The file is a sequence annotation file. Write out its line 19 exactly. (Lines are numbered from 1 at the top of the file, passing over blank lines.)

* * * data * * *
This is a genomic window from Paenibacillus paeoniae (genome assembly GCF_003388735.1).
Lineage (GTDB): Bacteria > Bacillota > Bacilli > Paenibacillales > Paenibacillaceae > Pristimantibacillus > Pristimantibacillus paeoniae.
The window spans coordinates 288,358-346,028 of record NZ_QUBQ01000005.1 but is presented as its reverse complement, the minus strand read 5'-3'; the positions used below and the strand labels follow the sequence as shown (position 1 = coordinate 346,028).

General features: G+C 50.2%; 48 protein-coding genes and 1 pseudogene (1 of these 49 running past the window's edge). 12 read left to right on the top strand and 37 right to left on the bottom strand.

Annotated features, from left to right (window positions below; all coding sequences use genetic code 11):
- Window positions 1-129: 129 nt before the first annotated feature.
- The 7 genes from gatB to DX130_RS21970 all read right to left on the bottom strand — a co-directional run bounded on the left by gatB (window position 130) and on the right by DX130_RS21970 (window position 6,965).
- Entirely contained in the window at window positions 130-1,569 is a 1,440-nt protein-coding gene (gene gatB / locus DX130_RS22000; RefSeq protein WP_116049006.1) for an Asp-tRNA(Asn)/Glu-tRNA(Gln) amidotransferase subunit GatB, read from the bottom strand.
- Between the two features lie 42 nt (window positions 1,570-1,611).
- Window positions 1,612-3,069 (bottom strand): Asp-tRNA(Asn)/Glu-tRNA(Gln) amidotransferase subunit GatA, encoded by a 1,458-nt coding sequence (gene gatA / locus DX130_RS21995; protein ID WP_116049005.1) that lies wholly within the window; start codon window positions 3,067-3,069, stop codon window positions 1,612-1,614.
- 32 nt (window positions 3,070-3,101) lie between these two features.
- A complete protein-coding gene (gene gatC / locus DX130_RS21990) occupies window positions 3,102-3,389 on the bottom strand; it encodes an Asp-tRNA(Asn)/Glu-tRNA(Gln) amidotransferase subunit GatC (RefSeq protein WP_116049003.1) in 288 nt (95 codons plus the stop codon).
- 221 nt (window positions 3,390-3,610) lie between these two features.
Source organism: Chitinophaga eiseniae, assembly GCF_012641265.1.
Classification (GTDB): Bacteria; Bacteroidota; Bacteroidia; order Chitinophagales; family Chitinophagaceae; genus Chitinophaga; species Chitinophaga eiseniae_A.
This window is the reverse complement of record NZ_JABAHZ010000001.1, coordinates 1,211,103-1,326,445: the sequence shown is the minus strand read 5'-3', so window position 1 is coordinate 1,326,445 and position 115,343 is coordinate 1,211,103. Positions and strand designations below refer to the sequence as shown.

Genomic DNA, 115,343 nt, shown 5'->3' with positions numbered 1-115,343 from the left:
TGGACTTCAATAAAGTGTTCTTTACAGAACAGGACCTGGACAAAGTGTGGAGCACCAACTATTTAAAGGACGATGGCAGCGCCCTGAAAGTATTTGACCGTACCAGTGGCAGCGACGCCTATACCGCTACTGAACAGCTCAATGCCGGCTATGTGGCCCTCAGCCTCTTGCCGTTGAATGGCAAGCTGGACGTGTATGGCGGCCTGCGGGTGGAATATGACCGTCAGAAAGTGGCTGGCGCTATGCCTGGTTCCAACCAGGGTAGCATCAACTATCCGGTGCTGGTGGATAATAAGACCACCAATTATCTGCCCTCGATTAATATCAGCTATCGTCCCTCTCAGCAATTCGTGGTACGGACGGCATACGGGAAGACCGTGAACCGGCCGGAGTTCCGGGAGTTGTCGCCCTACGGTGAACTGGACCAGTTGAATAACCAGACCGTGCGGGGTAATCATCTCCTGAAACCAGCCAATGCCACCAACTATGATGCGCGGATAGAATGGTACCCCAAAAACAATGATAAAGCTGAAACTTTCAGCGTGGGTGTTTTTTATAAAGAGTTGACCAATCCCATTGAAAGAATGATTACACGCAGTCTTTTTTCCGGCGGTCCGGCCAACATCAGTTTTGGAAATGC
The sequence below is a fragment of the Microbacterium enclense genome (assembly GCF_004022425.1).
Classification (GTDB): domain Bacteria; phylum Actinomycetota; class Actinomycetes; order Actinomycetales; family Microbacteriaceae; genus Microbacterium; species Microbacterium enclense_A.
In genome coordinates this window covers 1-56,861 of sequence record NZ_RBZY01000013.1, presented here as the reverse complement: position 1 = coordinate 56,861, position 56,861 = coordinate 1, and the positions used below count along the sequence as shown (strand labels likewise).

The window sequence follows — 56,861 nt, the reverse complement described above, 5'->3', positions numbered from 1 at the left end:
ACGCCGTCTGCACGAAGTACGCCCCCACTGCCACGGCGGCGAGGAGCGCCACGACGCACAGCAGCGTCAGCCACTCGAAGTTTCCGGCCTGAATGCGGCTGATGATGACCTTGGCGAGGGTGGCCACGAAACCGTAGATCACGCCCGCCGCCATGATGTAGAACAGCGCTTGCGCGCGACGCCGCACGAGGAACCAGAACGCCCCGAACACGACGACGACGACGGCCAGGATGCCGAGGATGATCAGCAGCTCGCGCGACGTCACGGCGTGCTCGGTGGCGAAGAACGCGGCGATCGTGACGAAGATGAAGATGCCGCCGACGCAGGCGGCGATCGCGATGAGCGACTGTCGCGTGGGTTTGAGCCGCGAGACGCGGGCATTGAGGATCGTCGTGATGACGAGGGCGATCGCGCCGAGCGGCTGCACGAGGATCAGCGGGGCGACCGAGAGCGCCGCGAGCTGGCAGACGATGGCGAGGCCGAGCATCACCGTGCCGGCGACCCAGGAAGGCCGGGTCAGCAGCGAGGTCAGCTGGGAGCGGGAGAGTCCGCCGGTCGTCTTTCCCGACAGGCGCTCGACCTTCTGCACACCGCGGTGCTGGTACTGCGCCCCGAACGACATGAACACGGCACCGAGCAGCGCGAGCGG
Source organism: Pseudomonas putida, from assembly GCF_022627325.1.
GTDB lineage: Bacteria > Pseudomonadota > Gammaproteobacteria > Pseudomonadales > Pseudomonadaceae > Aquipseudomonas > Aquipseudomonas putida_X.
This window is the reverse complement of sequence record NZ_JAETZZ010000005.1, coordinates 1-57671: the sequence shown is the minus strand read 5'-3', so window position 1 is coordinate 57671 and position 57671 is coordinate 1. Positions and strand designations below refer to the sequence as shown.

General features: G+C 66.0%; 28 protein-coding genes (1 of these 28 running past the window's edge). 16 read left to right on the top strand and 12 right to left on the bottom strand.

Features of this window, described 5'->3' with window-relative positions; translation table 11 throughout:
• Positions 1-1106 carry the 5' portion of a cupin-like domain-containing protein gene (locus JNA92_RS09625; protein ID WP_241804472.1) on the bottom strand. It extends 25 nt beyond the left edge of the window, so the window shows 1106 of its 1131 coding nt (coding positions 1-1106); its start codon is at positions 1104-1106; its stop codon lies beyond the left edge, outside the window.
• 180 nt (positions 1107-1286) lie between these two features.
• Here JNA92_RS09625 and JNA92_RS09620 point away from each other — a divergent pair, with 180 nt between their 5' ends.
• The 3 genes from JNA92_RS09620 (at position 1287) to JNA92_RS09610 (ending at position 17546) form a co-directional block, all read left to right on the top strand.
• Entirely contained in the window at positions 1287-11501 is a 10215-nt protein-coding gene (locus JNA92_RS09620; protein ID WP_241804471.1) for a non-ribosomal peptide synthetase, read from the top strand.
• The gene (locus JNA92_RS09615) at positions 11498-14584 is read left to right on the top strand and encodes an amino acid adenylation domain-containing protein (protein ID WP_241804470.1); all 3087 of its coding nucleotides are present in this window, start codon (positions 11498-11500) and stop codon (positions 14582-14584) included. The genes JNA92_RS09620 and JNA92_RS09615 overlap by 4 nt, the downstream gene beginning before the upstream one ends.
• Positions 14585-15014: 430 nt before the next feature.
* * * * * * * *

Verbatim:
The sequence below is a fragment of the Microbacterium enclense genome (assembly GCF_004022425.1).